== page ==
Growth, Decay, and the Logistic Equation
We have seen that the solution for dy/dx = y is an exponential function. On this page we explore this a bit more.
1. Exponential growth and decay
The applet shows the slope field for dy/dx = ky. Move the k slider and see what happens to the slope field and to the solution graph. What happens when k is big? Close to 0? Negative? You can work out through separation of variables that the general solution to this differential equation is
This represents growth when k is positive and decay when k is negative. This is a very common differential equation in modeling different kinds of problems, including population growth, interest accumulation, and radioactive decay. In these types of problems the independent variable is usually t (for time) instead of x.
In words, the differential equation says "the rate of change of y with respect to x is proportional to y," with k as the constant of proportionality. For positive k, the rate of change gets bigger with bigger y. Also note that P_{0} is the population for x = 0, usually called the initial population.
2. Logistic growth
Select the second example from the drop down menu, showing dy/dx = ky(1y/L). Move the k slider to see how this effects the solution curve. Also move the L slider (but keep L > 1) and notice what happens. One of the problems with exponential growth models is that real populations don't grow to infinity. The differential equation in this example, called the logistic equation, adds a limit to the growth. Here, k still determines how fast a population grows, but L provides an upper limit on the population. The solution can be found through separation of variables and is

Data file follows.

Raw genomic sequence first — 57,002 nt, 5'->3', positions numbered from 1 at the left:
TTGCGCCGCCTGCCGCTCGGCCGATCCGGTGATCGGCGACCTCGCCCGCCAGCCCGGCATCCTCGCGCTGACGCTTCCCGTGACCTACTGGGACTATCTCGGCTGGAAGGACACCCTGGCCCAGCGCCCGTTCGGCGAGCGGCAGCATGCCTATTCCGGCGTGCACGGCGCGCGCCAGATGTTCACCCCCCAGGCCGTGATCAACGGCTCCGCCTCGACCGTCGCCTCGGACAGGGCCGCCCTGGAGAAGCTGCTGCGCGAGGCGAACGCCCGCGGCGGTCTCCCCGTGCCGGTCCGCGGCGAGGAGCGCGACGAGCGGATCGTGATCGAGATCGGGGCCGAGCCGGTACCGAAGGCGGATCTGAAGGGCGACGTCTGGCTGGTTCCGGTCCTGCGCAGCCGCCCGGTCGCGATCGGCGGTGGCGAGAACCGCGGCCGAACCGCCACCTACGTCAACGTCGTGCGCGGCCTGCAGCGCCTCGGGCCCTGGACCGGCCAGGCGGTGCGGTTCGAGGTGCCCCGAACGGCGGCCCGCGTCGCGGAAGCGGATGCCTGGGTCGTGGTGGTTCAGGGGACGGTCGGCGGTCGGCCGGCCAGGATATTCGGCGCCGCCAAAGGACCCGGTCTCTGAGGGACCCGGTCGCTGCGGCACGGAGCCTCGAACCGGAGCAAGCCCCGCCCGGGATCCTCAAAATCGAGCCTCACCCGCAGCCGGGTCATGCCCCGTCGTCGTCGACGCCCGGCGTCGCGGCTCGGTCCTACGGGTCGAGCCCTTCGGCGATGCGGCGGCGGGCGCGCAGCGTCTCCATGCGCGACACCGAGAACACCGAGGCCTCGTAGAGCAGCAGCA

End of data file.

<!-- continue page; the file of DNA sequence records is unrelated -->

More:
where P_{0} is the initial population.
While you are here..
... I have a small favor to ask. Over the years we have used advertising to support the site so it can remain free for everyone.
However, advertising revenue is falling and I have always hated the ads. So, would you go to Patreon and become a patron of the site?
When we reach the goal I will remove all advertising from the site.
It only takes a minute and any amount would be greatly appreciated.
Thank you for considering it! – John Page
Become a patron of the site at patreon.com/mathopenref
Other 'Differential Equations' topics
Acknowledgements
Derived from the work of Thomas S. Downey under a Creative Commons Attribution 3.0 License.